Platt Perspective on Business and Technology

Learnable lessons from Manning, Snowden and inevitable others 2 – understanding what barn doors you are locking after the horse has escaped 2

Posted in business and convergent technologies, in the News by Timothy Platt on August 16, 2013

I recently wrote a posting to this blog: John Peter Zenger, Henry L. Stimson, Edward J. Snowden and the challenge of free speech in which I began at least my contribution to an already ongoing and heated discussion. Take your pick; I either began writing about whistle blowers who shed the light of public scrutiny in places that need that, or I wrote of trust breakers who have leaked confidential information and regardless of consequences, or both. My inclination is to go with “both” and note in that regard that there is a significant gray area separating “clearly a whistle blower and good”, from “self-serving and damaging leaker and a lot less so.”

I followed that with a second posting that this one, by its title is a more direct continuation of: Learnable lessons from Manning, Snowden and inevitable others 1 – understanding what barn doors you are locking after the horse has escaped 1 and I continue that here, writing this on July 13, 2013 and with both the Manning and Snowden news stories still actively developing. The details are sure to change between when I write this and when it goes live, but the news stories themselves and their aftermaths in lessons learned and lesson opportunities lost will continue on for a long time to come.

I wrote in that second posting about Manning and Snowden and their work positions, and about the levels and types of classified information access that they had. And I wrote of what their security breaches say about the fundamental institutional approach to security that they worked in, and of the fundamental gaps in the security systems that they worked within too. The public acknowledgment of that by the government, as the US government pursues action against these two now-former employees, I content, might very well have caused more direct harm than their leaks and releases themselves have. But my focus here for this posting is not on that. My goal here is simply to openly think out loud again, as it were, about the leaks and those secure information releases themselves. And my goal here is to write about the danger of overly restrictive blinders.

I keep coming back in my thinking of this to opportunities lost leading up to the September 11, 2001 attacks launched by al-Qaeda. In retrospect, the US government almost certainly did have sufficient information in hand that if they had been able to bring it together, they might have seen those attacks coming. In principle, they might have even prevented them. But the intelligence reports and their contents that would have been required for that were separated from each other as if widely dispersed pieces to a jigsaw puzzle – and one that no one in advance would even know belong to any one puzzle in the first place. Individually, all of that information was coming in through different channels and it was coming in from a wide diversity of sources and going to separate agencies and all of it was arriving in a flood of other and unrelated data, and with essentially all of that unvetted for accuracy or reliability. So in practice, it would have been impossible to put this developing story together in advance and with enough compelling justification to prevent anything.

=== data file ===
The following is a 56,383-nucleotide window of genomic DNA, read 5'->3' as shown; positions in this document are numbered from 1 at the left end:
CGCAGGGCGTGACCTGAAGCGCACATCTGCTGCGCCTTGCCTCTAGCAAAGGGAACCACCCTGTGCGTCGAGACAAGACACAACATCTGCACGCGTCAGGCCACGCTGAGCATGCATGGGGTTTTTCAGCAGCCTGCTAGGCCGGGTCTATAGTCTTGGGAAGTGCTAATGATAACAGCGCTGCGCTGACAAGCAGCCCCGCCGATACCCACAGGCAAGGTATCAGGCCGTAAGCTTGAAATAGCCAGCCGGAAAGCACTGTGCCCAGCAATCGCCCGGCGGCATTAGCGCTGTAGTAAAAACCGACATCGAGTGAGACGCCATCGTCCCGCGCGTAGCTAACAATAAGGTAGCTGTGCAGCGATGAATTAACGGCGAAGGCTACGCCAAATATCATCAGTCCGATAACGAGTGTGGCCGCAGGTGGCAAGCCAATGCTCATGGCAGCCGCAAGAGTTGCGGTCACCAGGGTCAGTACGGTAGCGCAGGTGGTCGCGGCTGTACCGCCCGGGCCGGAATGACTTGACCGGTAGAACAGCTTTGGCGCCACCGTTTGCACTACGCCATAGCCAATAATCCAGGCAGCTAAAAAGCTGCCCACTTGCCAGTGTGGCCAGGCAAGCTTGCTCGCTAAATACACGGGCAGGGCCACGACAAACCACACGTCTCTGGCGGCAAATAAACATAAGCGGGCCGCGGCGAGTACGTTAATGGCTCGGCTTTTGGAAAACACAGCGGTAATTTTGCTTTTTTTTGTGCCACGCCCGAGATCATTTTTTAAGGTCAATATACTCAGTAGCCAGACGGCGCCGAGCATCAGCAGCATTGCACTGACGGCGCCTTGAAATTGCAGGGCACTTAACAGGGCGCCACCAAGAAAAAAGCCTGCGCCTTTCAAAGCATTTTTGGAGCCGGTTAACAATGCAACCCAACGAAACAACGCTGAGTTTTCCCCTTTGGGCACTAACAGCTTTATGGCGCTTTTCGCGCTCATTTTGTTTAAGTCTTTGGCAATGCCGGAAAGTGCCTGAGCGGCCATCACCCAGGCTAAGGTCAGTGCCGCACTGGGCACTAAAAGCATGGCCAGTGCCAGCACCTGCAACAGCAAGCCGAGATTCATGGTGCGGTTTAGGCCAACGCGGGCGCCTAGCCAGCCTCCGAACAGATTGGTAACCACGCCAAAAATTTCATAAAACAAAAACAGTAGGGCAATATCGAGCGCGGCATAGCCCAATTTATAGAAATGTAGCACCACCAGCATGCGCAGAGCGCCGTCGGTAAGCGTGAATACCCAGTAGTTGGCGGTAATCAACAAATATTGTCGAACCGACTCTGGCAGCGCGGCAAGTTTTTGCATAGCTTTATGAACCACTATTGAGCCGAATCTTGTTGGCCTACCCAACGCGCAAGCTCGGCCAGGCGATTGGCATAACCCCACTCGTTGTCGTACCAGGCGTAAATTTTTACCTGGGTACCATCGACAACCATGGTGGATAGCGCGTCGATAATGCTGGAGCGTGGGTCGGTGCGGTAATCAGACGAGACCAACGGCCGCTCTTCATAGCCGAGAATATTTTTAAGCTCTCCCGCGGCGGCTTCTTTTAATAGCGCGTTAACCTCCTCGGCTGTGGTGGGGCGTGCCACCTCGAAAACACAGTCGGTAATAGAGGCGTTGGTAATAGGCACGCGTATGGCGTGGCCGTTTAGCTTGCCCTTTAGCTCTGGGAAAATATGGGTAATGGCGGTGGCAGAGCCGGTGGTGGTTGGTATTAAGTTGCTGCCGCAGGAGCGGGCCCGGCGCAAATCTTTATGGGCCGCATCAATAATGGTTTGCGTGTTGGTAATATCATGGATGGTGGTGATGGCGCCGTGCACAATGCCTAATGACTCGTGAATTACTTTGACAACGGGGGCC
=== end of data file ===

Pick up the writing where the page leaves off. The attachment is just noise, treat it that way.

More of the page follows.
I wrote in my Part 1 posting to this now 2 part series, that the US government was going to more widely implement a two-man rule for controlling information access. That means, if actually and effectively implemented, that no one person will be able to coordinately look at what might be parts to some same puzzle unless they already explicitly know that they at least most likely do fit together, and significantly to national security and unless they can make a case that they do. The entire United States Department of Homeland Security was created, bringing all of those separate and disparate national security and intelligence-oriented groups and agencies under one roof and one mandate, to at least try to limit the types of disconnects from recurring that led to 9/11 and its attacks. As an example of the law of unexpected consequences, responses to limit leaks coming out of the Manning and Snowden incidents might very well undo much of the effort made when assembling Homeland Security in the first place – and as a piece of irony before the new Freedom Tower at the old World Trade Center can even be completed.

I am going to conclude this series installment for now but will return to this general topic area in a next installment where I will at least begin discussing possible lessons learned and alternatives to PRISM. Meanwhile, you can find this and related postings at Ubiquitous Computing and Communications – everywhere all the time 2 and in my first Ubiquitous Computing and Communications directory page. I am also listing this under my In the News posting category.


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